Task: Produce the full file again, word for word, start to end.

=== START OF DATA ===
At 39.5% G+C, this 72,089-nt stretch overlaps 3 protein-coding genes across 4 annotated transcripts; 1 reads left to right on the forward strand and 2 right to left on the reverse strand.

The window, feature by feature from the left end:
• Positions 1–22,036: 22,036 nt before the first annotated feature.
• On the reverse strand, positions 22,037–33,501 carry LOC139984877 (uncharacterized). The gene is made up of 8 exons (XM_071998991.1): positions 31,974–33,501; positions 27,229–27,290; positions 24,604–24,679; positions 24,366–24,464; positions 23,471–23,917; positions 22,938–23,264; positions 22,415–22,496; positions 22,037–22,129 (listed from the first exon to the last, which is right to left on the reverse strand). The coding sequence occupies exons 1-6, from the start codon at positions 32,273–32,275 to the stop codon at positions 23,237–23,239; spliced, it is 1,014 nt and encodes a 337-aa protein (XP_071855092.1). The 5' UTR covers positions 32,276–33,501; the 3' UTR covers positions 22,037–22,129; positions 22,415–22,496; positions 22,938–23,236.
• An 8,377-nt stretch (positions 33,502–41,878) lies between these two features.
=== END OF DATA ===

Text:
At 39.5% G+C, this 72,089-nt stretch overlaps 3 protein-coding genes across 4 annotated transcripts; 1 reads left to right on the forward strand and 2 right to left on the reverse strand.

The window, feature by feature from the left end:
• Positions 1–22,036: 22,036 nt before the first annotated feature.
• On the reverse strand, positions 22,037–33,501 carry LOC139984877 (uncharacterized). The gene is made up of 8 exons (XM_071998991.1): positions 31,974–33,501; positions 27,229–27,290; positions 24,604–24,679; positions 24,366–24,464; positions 23,471–23,917; positions 22,938–23,264; positions 22,415–22,496; positions 22,037–22,129 (listed from the first exon to the last, which is right to left on the reverse strand). The coding sequence occupies exons 1-6, from the start codon at positions 32,273–32,275 to the stop codon at positions 23,237–23,239; spliced, it is 1,014 nt and encodes a 337-aa protein (XP_071855092.1). The 5' UTR covers positions 32,276–33,501; the 3' UTR covers positions 22,037–22,129; positions 22,415–22,496; positions 22,938–23,236.
• An 8,377-nt stretch (positions 33,502–41,878) lies between these two features.